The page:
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You Can’t Say That

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Students understand the five freedoms of the First Amendment, how they play a role in their daily lives and the limits that govern their exercise.

This unit explores when and why there are limits on the five freedoms of the First Amendment. It includes pre- and post-visit activities designed to bracket the You Can’t Say That EDClass, plus a class-specific gallery guide. (They can also be done independent of a visit.) Through these experiences, students will see how the First Amendment plays a role in their daily lives. Using landmark court cases and current events, they will investigate just how far these freedoms extend and why in some instances they must be limited.

OBJECTIVE: Students understand the five freedoms of the First Amendment, how they play a role in their daily lives and the limits that govern their exercise.



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Overview PDF DOC
Worksheets PDF DOC
Extensions PDF DOC
Full Packet PDF DOC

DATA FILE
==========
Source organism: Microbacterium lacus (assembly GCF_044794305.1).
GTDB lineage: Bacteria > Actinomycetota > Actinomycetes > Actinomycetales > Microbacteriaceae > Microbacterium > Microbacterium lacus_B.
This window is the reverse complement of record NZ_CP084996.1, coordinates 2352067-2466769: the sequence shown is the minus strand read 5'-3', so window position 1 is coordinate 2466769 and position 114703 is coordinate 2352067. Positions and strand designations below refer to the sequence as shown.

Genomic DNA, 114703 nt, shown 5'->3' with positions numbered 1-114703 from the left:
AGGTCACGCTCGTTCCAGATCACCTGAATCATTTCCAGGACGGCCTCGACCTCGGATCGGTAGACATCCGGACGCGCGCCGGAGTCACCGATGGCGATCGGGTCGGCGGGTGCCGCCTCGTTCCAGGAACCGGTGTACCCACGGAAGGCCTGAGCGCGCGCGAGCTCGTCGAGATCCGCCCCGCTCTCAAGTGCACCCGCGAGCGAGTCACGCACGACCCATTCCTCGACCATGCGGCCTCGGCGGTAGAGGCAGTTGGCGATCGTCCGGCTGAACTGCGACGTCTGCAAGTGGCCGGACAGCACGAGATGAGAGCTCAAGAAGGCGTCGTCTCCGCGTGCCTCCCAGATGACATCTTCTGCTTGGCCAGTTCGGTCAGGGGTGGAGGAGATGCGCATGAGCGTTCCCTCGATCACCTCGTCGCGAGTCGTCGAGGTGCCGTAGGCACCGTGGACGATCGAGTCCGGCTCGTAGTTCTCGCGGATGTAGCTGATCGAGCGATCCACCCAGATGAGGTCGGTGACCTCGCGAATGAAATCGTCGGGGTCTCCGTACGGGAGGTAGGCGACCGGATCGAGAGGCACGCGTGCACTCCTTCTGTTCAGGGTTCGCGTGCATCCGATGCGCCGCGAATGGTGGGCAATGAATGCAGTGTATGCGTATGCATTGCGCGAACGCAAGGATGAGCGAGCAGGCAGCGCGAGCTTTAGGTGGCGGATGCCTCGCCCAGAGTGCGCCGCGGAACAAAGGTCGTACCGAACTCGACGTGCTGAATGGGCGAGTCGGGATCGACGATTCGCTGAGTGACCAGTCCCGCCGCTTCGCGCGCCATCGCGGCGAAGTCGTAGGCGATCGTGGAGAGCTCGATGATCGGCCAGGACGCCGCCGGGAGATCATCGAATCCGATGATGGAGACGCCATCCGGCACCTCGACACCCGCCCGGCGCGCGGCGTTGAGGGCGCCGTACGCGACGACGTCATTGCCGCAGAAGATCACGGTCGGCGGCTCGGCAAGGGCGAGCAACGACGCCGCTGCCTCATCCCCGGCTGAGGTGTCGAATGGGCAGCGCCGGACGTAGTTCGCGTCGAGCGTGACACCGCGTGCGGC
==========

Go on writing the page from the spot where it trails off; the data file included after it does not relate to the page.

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  • What freedoms does the First Amendment guarantee?
  • How do we use the five freedoms in our daily lives?
  • When, why and how are limits placed on these freedoms?
  • What exceptions to First Amendment protections has the Supreme Court identified?


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  • The First Amendment
  • The role of the five freedoms in our daily lives
  • The scope and limits of our rights
  • Civic debate and decision-making
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  1. Before Your Visit
    • Allowed or Not Allowed?: Students use a series of scenarios to begin considering how far the First Amendment’s protections extend.
  2. During Your Visit
    • NewseumED Class – You Can’t Say That: This lesson uses landmark court cases to explore the exceptions (such as defamation, obscenity and breach of peace) and restrictions that govern freedom of expression as guaranteed in the First Amendment.
    • You Can’t Say That Gallery Guide: This guide takes students through the Newseum’s First Amendment Gallery (Level 4) and the Berlin Wall Gallery (Concourse) to about the importance of a free press in history and today.
  3. After Your Visit
    • In My Opinion: Students use their First Amendment knowledge to weigh in on a current First Amendment issue or controversy via multimedia response pieces.




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